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The UK Emergency Planning Society has expressed solidarity with its counterparts in France, and welcomed the additional 1,900 recruits for the British security services – but warns that terrorism cannot be countered by the expansion of one service alone.

Tony Thompson, the Chair of the EPS, said:

“Our thoughts go out to the victims and relatives of the terrorist atrocity in Paris, and all those affected by it. We would also express our solidarity with all our colleagues working for the Directorate of Civil Defense and Security and all emergency responders in France.

“Our members will continue to play their role in keeping the UK safe – the public must not be intimidated by such attacks but be defiant and vigilant.”

Tony Thompson, a former British Transport Police Superintendent, said that EPS members, in their professional capacity, had exercised regularly and planned for the type of multiple firearm and explosive terrorist attack witnessed in Paris, since the first such attack in Mumbai in 2008.

He said:

“The methods used by the terrorists in Paris are not unknown to emergency responders in the UK, and we have often practiced our response to it. “

He pointed to a presentation given to EPS members in the summer by NABIS – the National Ballistics Intelligence Service – where it was explained that assault rifles such as the AK47 usually originate from Eastern Europe, and are very rare here. He said: “The UK’s main strength is being an island which assists us controlling the borders, compared to continental Europe where the assault rifle is more commonly used, as seen in terrorist and gang related atrocities.”

Tony Thompson welcomed the announcement by the Prime Minister to recruit a further 1,900 officers to the security services. However, he added: “There are four main pillars to the UK’s counter-terrorism strategy: pursue, prevent, protect and prepare. The concern of the EPS is that resources are being thrown into ‘pursue’ while we have seen continual reductions in both the Police service and the local authority based Emergency Planning Units, which are vital to deliver the three other tranches of the strategy. You must take a holistic approach.”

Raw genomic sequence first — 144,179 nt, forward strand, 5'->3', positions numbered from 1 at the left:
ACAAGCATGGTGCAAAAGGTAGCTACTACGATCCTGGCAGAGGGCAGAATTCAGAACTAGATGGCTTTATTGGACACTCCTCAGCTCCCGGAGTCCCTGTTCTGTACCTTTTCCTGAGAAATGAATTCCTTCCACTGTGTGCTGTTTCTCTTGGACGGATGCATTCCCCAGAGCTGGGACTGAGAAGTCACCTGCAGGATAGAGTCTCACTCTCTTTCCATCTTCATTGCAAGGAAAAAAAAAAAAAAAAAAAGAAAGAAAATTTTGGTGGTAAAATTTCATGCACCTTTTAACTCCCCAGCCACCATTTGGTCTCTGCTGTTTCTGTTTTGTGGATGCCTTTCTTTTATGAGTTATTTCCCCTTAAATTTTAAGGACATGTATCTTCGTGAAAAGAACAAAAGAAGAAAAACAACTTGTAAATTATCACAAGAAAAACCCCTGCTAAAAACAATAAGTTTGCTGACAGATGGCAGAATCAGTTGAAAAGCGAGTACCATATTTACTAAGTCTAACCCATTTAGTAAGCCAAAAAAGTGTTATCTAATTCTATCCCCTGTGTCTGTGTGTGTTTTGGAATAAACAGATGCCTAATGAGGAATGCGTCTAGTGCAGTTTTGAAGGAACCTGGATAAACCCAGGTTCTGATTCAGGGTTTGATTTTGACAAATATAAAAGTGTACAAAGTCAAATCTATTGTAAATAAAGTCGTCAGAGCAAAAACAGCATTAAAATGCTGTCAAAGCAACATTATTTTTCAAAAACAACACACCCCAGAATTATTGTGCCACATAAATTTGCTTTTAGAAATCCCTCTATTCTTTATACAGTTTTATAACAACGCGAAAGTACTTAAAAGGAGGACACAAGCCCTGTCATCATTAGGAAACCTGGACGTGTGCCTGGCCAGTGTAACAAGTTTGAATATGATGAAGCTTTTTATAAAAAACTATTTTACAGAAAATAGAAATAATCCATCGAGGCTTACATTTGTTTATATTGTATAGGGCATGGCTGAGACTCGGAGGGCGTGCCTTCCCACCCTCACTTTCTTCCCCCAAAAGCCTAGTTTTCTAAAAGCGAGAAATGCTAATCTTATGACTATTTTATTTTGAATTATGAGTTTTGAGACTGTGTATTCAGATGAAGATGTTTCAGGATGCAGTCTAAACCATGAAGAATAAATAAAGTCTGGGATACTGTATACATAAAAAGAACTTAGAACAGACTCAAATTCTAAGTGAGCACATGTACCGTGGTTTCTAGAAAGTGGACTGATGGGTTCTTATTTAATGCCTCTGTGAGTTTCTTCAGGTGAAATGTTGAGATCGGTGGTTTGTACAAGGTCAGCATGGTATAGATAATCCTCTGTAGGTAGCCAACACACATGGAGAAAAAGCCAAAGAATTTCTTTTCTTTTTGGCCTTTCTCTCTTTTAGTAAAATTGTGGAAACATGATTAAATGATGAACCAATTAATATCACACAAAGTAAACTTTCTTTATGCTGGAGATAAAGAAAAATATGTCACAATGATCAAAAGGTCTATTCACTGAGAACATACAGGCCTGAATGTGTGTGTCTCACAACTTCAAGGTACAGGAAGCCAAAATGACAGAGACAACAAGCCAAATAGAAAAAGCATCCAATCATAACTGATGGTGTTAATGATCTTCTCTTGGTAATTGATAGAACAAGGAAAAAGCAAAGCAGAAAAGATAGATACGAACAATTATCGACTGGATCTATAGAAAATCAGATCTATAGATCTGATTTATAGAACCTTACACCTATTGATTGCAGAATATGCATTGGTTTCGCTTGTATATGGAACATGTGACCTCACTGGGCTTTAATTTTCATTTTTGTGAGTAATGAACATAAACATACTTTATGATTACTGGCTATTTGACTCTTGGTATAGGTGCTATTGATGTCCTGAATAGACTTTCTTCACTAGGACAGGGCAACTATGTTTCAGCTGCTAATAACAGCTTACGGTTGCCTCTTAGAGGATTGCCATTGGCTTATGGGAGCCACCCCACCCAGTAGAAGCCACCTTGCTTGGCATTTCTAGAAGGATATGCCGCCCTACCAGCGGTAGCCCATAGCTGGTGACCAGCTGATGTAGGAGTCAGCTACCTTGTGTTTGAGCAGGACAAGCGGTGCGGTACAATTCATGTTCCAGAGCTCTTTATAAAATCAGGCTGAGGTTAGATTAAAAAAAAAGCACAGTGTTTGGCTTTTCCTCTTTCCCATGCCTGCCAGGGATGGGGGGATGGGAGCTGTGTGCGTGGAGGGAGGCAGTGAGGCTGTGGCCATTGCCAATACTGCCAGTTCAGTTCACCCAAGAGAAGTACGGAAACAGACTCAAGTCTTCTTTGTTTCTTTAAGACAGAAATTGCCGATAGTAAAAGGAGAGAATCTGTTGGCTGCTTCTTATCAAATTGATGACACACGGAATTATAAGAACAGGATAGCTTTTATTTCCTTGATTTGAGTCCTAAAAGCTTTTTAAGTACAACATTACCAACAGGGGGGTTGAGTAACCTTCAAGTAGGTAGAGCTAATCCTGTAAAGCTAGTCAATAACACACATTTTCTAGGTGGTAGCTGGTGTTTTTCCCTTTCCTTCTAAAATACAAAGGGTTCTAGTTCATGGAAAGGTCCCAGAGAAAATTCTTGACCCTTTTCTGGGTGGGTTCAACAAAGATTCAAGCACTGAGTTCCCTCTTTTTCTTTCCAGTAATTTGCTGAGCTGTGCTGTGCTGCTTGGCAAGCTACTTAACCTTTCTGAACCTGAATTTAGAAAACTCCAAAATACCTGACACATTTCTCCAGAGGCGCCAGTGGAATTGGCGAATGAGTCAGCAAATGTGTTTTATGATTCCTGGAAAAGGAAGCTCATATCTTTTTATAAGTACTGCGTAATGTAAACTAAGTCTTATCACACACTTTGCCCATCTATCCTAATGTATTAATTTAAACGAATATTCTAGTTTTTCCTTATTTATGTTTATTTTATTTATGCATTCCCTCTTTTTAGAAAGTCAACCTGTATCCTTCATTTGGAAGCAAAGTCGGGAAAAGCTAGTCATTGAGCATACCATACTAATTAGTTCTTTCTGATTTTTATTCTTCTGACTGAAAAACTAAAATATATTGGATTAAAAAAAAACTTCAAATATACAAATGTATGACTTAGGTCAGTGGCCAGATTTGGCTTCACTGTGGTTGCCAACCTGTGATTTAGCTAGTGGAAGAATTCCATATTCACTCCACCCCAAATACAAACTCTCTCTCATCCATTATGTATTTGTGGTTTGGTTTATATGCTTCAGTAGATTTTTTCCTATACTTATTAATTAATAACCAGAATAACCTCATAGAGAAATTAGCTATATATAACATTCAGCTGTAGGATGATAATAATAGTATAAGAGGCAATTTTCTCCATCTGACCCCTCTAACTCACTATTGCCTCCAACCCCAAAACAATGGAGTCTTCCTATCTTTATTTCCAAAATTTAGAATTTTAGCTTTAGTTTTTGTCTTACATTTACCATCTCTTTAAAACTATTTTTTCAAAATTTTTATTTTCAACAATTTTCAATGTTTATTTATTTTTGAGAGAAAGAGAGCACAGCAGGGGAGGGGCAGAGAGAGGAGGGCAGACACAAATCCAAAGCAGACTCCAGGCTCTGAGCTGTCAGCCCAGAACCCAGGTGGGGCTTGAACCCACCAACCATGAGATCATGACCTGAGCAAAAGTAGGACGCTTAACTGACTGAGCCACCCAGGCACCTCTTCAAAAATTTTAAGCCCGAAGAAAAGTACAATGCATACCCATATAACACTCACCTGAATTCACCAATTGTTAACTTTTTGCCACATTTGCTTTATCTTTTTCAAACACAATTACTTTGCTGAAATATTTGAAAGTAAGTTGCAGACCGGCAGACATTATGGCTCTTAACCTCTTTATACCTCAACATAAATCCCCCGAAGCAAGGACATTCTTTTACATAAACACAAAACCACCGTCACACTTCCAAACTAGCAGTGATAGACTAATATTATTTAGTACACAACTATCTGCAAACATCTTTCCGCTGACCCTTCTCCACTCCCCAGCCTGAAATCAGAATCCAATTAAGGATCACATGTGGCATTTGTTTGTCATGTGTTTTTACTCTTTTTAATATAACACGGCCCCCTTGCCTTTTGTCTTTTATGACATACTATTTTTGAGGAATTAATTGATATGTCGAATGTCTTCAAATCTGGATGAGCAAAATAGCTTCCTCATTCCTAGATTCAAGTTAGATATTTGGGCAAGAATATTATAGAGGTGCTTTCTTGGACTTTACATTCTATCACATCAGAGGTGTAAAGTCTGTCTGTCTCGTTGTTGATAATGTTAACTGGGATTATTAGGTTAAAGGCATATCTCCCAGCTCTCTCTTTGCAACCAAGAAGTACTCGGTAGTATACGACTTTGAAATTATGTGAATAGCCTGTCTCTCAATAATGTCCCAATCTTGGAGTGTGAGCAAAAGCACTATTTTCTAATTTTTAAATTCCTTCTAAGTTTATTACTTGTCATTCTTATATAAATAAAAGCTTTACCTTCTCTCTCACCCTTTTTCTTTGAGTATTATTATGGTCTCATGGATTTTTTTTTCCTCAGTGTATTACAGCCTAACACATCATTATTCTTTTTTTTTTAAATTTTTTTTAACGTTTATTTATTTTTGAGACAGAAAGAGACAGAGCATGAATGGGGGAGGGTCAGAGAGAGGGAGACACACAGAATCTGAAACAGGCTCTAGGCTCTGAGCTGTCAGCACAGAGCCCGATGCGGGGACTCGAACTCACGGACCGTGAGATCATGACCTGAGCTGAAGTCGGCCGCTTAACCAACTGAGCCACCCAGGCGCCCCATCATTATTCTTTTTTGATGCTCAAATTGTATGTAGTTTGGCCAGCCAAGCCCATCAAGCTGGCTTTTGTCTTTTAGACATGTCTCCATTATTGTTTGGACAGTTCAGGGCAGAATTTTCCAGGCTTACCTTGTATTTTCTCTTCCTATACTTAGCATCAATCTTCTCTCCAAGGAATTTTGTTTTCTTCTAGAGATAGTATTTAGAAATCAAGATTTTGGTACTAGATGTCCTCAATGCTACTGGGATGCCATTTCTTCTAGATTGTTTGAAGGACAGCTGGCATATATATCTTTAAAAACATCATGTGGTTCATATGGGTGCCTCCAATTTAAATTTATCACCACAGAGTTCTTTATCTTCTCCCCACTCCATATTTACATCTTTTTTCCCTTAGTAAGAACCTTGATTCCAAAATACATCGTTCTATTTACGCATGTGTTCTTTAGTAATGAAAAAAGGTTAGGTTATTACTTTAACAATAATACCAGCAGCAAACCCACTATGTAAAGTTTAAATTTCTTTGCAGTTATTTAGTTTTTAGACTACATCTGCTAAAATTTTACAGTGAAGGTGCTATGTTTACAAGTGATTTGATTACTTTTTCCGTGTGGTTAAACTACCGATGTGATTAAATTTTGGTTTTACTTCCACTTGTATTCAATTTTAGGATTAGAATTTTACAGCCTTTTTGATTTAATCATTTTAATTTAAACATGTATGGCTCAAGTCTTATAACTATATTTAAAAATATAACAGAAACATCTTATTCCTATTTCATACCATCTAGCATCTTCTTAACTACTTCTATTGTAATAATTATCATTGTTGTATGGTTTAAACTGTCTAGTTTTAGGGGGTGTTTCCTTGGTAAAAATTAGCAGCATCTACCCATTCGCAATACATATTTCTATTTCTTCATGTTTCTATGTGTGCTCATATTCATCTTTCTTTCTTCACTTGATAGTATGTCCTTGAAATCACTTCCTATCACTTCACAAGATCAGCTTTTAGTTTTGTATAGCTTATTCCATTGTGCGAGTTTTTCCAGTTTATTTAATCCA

Tony Thompson added that back in April this year – during the Mediterranean boat crisis – the EPS warned that the authorities should stop thinking of the issue as one of immigration, but one of Displaced Persons similar to the approach at the end of World War II, where millions fled failed states.

He said:

“There are now reports that one of the attackers may have travelled to France under the guise of a Syrian refugee. Had the European countries worked together to adopt a properly organised, resourced and formal Displaced Persons regime, rather than the scramble that occurred as nations played ‘pass the parcel’, this may have been avoided. Once again, it shows the need for a joined-up response.

“It is multi-agency work that will deliver the counter-terrorism agenda, and EPS members will continue to play a key role, whether assisting with the Channel project to stop young people becoming radicalised, through to the day to day work in our communities – in which the public have a key role to play as well – in planning and preparing for every eventuality.”

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